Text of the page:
“That really taught me the fickleness of football because Derek Mountfield, who was the Cork manager and a former England centre-half, was sacked the following day.

“There was a Longford artist who presented me with a painting that’s still in my mothers’ of that scene in Turner’s Cross at the final whistle. The crowd in the packed stand, the referee is just about to blow the whistle, people are up and I’m there as Longford manager in a tracksuit. Derek Mountfield is behind me looking at his watch. Time had ran out for him and effectively it did.”

Winning with Derry in the dramatic 2006 final against St. Patrick’s Athletic is amongst Kenny’s career highlights – it was voted the greatest ever FAI Cup final in more recent times. A feat Kenny seems proud of.

His next Cup final was only five-months later. As manager of Dunfermline, he took them to within a whisker of a remarkable success and even when pitted against the mighty Glasgow Celtic in the final, Kenny wouldn’t betray his basic principles. It’s about winning in style, not just about the winning. His management style drew the attention of Gordon Strachan, who was highly complimentary.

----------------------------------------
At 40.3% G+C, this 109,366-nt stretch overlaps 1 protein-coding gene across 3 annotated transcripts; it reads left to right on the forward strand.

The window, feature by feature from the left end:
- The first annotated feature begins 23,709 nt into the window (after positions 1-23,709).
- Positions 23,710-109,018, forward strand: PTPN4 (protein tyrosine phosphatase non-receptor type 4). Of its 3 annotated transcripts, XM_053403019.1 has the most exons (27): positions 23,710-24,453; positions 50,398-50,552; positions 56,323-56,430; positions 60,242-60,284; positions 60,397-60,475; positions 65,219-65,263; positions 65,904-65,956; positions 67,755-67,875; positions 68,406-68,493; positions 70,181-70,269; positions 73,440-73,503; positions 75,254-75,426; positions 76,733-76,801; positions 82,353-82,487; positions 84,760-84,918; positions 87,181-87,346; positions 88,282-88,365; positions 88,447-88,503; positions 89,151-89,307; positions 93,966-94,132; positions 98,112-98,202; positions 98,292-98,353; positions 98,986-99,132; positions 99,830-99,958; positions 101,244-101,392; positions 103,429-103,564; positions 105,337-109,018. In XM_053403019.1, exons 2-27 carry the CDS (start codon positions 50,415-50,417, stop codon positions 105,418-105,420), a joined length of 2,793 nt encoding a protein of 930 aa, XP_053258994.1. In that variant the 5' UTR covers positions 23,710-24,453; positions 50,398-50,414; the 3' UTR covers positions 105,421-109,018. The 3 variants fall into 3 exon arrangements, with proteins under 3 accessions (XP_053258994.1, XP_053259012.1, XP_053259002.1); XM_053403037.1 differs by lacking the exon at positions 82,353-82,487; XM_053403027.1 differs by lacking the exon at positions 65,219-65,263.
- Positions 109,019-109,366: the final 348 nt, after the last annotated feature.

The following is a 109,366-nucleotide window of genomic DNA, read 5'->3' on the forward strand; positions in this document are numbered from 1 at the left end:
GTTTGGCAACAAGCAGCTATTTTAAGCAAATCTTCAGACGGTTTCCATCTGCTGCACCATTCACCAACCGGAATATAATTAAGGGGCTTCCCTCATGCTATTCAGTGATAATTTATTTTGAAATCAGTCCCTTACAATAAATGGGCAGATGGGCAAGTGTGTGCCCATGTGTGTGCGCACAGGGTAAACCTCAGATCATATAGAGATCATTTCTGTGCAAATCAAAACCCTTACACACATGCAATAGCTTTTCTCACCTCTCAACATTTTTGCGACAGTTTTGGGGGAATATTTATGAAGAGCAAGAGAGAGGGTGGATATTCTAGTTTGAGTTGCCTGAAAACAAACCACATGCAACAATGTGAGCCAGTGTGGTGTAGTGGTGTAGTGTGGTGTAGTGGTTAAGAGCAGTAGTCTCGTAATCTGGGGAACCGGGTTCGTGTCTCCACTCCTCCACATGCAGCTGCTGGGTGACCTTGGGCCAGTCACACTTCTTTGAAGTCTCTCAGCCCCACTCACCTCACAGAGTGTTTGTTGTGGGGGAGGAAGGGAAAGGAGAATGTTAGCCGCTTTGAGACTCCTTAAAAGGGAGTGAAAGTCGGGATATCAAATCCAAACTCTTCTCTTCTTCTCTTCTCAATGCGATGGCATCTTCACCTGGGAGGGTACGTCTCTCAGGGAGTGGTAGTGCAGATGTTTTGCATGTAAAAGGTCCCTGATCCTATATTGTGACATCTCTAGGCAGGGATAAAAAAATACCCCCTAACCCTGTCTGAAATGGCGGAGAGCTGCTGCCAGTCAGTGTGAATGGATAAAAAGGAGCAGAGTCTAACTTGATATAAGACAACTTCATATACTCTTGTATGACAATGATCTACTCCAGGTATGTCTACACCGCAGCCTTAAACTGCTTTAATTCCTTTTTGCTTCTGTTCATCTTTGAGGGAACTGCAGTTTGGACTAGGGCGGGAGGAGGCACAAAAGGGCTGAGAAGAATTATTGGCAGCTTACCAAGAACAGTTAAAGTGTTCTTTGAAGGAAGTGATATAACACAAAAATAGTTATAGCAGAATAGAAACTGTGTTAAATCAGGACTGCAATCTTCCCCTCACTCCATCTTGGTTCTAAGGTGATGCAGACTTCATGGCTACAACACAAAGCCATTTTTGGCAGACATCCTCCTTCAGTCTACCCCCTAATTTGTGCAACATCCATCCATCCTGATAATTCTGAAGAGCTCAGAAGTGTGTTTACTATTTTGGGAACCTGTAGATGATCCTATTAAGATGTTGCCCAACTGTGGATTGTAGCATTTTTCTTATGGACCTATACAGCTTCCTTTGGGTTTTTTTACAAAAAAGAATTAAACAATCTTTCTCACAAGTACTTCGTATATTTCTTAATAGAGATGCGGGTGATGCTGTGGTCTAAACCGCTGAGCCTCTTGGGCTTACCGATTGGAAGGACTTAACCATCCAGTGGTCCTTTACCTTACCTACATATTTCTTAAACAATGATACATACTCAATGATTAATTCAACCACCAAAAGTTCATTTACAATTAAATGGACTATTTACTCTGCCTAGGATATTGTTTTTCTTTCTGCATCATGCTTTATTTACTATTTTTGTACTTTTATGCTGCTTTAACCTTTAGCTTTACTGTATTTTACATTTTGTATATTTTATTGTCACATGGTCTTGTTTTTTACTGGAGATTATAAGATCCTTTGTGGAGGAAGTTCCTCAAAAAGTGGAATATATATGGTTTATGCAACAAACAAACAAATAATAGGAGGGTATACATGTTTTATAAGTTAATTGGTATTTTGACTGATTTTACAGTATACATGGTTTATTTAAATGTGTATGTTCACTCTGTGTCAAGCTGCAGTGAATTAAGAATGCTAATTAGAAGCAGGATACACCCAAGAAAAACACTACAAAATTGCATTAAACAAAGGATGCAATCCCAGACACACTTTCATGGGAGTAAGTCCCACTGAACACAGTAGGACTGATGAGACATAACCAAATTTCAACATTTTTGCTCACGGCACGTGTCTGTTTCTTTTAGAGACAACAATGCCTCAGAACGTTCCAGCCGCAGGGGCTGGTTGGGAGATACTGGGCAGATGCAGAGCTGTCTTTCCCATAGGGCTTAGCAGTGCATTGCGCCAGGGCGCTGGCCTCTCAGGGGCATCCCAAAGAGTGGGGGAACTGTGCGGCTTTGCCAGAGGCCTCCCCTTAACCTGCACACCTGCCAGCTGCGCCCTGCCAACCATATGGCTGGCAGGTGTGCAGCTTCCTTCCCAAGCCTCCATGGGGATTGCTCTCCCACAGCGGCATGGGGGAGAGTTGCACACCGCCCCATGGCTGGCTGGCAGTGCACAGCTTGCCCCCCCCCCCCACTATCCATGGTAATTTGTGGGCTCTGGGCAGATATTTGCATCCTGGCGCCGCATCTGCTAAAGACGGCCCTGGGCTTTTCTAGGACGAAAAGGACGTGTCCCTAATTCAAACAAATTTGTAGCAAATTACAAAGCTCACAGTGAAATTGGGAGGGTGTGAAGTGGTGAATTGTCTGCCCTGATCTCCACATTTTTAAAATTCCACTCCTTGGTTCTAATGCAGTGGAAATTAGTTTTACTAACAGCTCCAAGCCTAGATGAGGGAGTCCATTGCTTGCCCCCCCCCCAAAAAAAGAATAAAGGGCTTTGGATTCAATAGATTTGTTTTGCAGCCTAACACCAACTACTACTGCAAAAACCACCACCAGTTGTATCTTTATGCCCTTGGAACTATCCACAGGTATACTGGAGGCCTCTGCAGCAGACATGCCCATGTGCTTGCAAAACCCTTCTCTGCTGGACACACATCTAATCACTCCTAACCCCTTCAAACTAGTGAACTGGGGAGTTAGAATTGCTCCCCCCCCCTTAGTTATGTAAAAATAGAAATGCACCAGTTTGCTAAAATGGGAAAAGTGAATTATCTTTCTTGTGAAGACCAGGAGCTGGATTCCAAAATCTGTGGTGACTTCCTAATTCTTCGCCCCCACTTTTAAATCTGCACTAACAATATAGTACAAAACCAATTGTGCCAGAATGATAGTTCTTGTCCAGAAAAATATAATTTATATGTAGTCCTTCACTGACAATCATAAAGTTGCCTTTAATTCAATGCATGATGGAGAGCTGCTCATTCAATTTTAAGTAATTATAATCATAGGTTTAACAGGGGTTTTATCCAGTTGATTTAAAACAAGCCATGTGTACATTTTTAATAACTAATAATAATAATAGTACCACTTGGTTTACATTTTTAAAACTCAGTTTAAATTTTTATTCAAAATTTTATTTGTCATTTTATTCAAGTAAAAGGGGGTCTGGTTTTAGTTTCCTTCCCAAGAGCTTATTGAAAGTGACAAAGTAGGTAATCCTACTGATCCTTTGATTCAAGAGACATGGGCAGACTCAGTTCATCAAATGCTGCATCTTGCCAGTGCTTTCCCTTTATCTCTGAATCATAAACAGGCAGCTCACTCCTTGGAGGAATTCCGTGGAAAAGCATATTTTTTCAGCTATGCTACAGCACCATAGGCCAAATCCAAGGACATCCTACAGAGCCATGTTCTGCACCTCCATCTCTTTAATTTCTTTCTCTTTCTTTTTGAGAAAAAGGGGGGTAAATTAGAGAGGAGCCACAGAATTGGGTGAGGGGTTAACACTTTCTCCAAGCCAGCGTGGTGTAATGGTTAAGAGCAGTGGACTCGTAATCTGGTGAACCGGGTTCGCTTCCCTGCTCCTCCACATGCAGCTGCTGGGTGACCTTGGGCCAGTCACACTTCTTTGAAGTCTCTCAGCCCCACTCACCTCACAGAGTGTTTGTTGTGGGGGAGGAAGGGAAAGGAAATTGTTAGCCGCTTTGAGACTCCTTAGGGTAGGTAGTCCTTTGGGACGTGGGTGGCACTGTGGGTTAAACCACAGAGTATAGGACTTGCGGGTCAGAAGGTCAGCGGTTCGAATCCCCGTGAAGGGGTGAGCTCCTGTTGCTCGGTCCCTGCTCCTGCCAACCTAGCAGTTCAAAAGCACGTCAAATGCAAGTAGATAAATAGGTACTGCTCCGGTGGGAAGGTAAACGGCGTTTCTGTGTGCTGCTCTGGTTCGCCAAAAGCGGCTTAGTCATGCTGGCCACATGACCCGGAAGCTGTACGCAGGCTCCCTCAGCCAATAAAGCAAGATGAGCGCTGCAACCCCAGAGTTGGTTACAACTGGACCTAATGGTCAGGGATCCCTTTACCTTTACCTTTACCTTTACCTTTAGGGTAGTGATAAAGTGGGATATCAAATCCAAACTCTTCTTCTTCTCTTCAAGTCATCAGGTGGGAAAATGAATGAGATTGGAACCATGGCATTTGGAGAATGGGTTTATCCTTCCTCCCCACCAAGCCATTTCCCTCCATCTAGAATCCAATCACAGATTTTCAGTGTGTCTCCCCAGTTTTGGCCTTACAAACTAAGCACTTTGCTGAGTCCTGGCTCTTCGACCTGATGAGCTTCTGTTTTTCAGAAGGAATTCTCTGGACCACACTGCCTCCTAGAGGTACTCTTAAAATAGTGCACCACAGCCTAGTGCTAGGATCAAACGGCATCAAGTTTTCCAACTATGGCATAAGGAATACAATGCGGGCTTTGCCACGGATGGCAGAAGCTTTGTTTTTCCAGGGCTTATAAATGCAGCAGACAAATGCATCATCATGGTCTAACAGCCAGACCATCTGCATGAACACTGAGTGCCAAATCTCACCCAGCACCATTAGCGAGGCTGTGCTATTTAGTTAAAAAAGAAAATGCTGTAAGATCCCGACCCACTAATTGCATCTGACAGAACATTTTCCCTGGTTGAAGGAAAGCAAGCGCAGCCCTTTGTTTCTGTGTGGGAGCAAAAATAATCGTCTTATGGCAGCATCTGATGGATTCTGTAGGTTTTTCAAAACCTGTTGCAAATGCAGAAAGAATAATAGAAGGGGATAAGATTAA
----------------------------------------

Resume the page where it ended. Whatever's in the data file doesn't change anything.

“It was a very busy time in my career because within five-months I’d managed in the FAI Cup final at Lansdowne Road and the Scottish Cup final in Hampden,” he smiled. “It was an amazing time.”

“I parachuted in two players who hadn’t played in over three months into the final as we’d a lot of players ineligible and we’d a player on loan from Celtic, Jim O’Brien, who they wouldn’t allow play.

“We’d beaten Rangers, Hearts and Hibs to get to the final and Dunfermline had never done that before, or since. But Celtic were the league champions with (Shunsuke) Nakamura, Artur Boruc, Aiden McGeady at his best, Neil Lennon, (Jan) Vennegoor of Hesselink and Kenny Miller was flying scoring goals for Scotland.

“It was an 86th winner. He - Jean-Joël Perrier-Doumbé - was on loan, it was a scratchy effort that went in.

“When I walked down the tunnel with Gordon Strachan that day, he was on crutches. He’d had a hip operation and was struggling, but I found he was a terrific person. He hobbled right across the stadium to me after the whistle and said ‘you caught us by surprise. We practiced all week against 10 men behind the ball and one up’, but we went with two strikers in that final and had a right go.